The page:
Pope John Paul said it and I believe it. He said “One day, we will see our animals again in the eternity of Christ. Paradise is open to all of God’s creatures.” God has worked in my life through animals since I was a child. In fact, if it was not for dogs I may have never truly known God. I have so many stories I could share about God’s love for me and how he has proved that though my animals I could write a book. Man’s best friend. Truly the most amazing example of unconditional love and commitment comes in the form of a dog. Every dog who has been a part of my life has left its mark on my heart and every one has been different. No two are ever the same. They may look the same, but they are not. Each one has a distinct personality, likes and dislikes. To look into the eyes of a canine companion and to think “they are just a dog” is impossible. There is something in there. A soul? I do not know, but I believe there is.
To me dogs are purely perfection, no evil just good. To me they are God’s most perfect creation. There are no bad dogs, only bad dog owners. Heaven is all things good, and since dogs are only good, they will be there. Many people I have met throughout my life will not make it no matter how much I loved them or how badly I want them there, but I believe every dog I have encountered will. I think God put dogs here to show people how to love unconditionally and I believe many of us fail. As Will Rogers once said ” If there are no dogs in Heaven, then when I die I want to go where they went”.
Back in 2012 I lost my mom. I was sitting by her side, holding her hand, when she left her body. I FELT her soul leave. Her body became an empty house in the blink of an eye. The following year I lost my malamute Dylan. His
head was laying in my lap, I was petting him and sobbing begging God to take care of him. My hand was on his head when he left and I FELT him leave. Identical experience. So yes, I BELIEVE dogs go to Heaven and we will be reunited.
How Do you Deal with the Loss of a Loved Pet?
Often times I am upset at the short life span of our beloved pets, and other times I think God planned it that way for a reason. With every pet I have had I have learned something, God has taught me through them. Losing them is tough. Losing any member of your family is tough. My mom once told me that the “sooner I realized death was the end result of life”, the easier it would become. And though it is never EASY, I do understand all of our time here is limited and all things come to an end, at least in this world.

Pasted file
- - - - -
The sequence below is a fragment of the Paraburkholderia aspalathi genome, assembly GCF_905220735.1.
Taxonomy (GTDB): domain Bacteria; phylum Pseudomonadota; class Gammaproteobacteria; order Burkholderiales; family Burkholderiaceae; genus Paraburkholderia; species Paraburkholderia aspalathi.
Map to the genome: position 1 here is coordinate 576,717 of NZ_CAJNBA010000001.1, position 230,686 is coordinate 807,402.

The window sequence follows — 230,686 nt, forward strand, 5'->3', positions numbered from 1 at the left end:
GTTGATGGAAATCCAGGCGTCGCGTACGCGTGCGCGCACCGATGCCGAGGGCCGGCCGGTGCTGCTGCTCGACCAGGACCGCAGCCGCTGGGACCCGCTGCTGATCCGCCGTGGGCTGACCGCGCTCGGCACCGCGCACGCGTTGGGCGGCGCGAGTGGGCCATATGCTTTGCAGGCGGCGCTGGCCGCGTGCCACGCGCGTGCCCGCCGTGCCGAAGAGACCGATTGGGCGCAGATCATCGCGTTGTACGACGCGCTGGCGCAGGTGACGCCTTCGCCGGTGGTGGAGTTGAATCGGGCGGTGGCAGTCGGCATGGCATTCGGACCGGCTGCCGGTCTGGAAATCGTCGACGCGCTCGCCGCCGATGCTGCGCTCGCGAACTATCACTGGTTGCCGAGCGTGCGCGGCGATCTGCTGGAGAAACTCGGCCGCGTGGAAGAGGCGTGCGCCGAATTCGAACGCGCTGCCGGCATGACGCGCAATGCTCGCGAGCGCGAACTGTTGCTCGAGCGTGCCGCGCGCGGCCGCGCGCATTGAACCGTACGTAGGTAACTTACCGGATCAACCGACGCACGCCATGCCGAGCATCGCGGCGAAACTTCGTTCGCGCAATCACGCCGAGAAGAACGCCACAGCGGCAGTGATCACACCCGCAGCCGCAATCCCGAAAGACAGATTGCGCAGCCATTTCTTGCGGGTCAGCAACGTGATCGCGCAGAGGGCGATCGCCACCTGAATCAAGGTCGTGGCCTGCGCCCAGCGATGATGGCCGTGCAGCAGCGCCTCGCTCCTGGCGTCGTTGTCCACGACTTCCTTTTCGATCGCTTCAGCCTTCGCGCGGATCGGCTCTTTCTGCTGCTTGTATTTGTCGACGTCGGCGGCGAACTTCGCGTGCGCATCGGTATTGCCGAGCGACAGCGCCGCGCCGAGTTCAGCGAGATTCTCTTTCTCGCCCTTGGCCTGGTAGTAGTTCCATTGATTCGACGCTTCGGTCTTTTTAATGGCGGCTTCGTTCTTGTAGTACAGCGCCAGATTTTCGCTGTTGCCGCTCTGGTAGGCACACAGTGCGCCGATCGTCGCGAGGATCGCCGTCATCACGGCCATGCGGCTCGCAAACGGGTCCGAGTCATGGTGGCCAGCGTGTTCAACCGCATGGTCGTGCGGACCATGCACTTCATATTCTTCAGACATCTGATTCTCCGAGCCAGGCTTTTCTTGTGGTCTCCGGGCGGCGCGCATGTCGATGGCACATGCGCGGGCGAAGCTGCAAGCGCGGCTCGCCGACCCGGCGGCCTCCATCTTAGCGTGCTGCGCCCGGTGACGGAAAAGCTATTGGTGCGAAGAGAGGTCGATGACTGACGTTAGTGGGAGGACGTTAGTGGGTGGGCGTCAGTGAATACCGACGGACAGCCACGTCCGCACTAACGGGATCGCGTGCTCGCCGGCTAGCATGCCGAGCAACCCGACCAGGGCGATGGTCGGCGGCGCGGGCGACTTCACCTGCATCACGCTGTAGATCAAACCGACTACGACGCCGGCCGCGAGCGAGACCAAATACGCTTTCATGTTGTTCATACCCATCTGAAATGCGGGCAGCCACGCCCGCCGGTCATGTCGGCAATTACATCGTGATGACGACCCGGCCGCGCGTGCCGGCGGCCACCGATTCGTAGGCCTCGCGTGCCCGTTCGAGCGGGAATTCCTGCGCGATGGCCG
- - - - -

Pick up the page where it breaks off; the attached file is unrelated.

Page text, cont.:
Over my 56 years on this earth I have lost many. Each one has left this earth with a piece of my heart that I will not get back until one day when we are reunited, and it hurts. It never stops hurting. But with each pet that comes into my life, a joy is placed in my heart, a new bond is formed and a new love is ignited. I will never forget my pets that have passed and no new pet will ever fill that hole that they left in my heart, but I will have pets in my life the day I leave this world I know. To me life without a dog is not a life. They complete me. I need them more than they need me. They keep me focused on the good in life, a daily reminder of love and happiness. I strive to be the person my dog thinks I am.
Parts of our home are a memorial to our past pets. Photos. Old collars, tags and toys hanging in displays. Urns. Each one is a reminder of the love and support they gave so freely. I often stand and look at these things with tears running down my face, remembering my friends. I also sometimes smile at the amazing memories they have given me. Loss is hard but inevitable if you are a pet owner. Hurts like hell, no way around it. I am just so thankful for the time I had with them and that God chose ME to have them spend their lives with and praying I made them as happy as they made me.
Advice for Those Who are Mourning the Loss of a Pet
In 1987, I fell in love with a malamute puppy at a pet store and bought him. I was living in Arizona, not a huge snow dog state for obvious reasons. A year later I found a female malamute at a pet store and bought her. Needless to say both dogs had health problems as I am sure they were from a puppy mill. No matter, I loved them dearly and dealt with the issues and gave them great lives.
In 1998, they were both getting older and I knew I would eventually lose them. By now the internet was starting up and I found a small breeder in Indiana who bred as a hobby and started communicating with her. I put a deposit down in May on a litter that was coming that August. Little did I know that by the time this litter was born I would have lost both of my dogs as their health issue finally got them.
I went four months without a dog and it was the worst four months of my life. I came home from work without a purpose. I stood in the backyard and tears came daily. I decided at that time that I was someone who needed that welcoming committee to come home to, and that I needed something to love and to see good in every day.
Some people who lose a pet do not get another for a while, and I don’t know if it is because they think their dog
would have wanted them to be without love, or if it is not right to get another with the wound so fresh. I believe that my dogs would have wanted me to have something to love, that they would not have wanted me to mourn for so long. I have had several people tell me they wanted to wait to get another pet, they didn’t want to go
through the pain of losing one again or thought there should be some appropriate time spent grieving to pay respect to the pet they lost.
Everyone is different, but I don’t think your dog would want you sad. Since that miserable four months I spent I have never been without at least one dog to soak up my tears and make me smile. I truly believe my dogs who have left would not want me alone. The pain of losing a family member is devastating, I know. But to have a friend to give you a hug and soak up your tears is healing. And though I still mourn, I can sometimes smile as healing comes through the pets I still have.
One word of advice is to be there when your babies leave. Let your face be the last one they see, your touch the last one they feel. They will be looking for you at the bridge.
I am so proud to have become friends/family with Lisa and Mike, and reading Lisa’s story was an amazing reminder of what our pets give to us. They are all different, and they bring different things to the relationship, but their love for us is the same….unconditional.
Thank you Lisa for sharing your story.
P.S…one of my favorite Mals!